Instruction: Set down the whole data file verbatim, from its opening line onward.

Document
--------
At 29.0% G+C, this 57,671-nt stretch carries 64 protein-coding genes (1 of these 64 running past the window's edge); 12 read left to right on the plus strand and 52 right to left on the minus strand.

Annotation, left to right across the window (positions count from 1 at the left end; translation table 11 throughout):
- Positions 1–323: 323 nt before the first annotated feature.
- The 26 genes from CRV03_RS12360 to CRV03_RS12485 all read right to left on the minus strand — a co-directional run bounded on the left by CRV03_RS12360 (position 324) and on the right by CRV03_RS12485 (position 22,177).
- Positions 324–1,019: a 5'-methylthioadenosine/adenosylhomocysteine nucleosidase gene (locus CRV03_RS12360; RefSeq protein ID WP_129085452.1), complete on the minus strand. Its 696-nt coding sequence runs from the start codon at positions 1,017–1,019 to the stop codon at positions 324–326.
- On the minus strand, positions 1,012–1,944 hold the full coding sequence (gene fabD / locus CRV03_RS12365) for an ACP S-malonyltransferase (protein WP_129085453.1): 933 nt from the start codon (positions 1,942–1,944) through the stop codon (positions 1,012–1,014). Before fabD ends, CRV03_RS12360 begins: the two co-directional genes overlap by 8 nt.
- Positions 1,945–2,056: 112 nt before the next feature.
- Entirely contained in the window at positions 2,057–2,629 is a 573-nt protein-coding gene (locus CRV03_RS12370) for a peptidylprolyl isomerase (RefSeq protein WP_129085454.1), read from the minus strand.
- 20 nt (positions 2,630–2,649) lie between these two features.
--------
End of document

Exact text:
At 29.0% G+C, this 57,671-nt stretch carries 64 protein-coding genes (1 of these 64 running past the window's edge); 12 read left to right on the plus strand and 52 right to left on the minus strand.

Annotation, left to right across the window (positions count from 1 at the left end; translation table 11 throughout):
- Positions 1–323: 323 nt before the first annotated feature.
- The 26 genes from CRV03_RS12360 to CRV03_RS12485 all read right to left on the minus strand — a co-directional run bounded on the left by CRV03_RS12360 (position 324) and on the right by CRV03_RS12485 (position 22,177).
- Positions 324–1,019: a 5'-methylthioadenosine/adenosylhomocysteine nucleosidase gene (locus CRV03_RS12360; RefSeq protein ID WP_129085452.1), complete on the minus strand. Its 696-nt coding sequence runs from the start codon at positions 1,017–1,019 to the stop codon at positions 324–326.
- On the minus strand, positions 1,012–1,944 hold the full coding sequence (gene fabD / locus CRV03_RS12365) for an ACP S-malonyltransferase (protein WP_129085453.1): 933 nt from the start codon (positions 1,942–1,944) through the stop codon (positions 1,012–1,014). Before fabD ends, CRV03_RS12360 begins: the two co-directional genes overlap by 8 nt.
- Positions 1,945–2,056: 112 nt before the next feature.
- Entirely contained in the window at positions 2,057–2,629 is a 573-nt protein-coding gene (locus CRV03_RS12370) for a peptidylprolyl isomerase (RefSeq protein WP_129085454.1), read from the minus strand.
- 20 nt (positions 2,630–2,649) lie between these two features.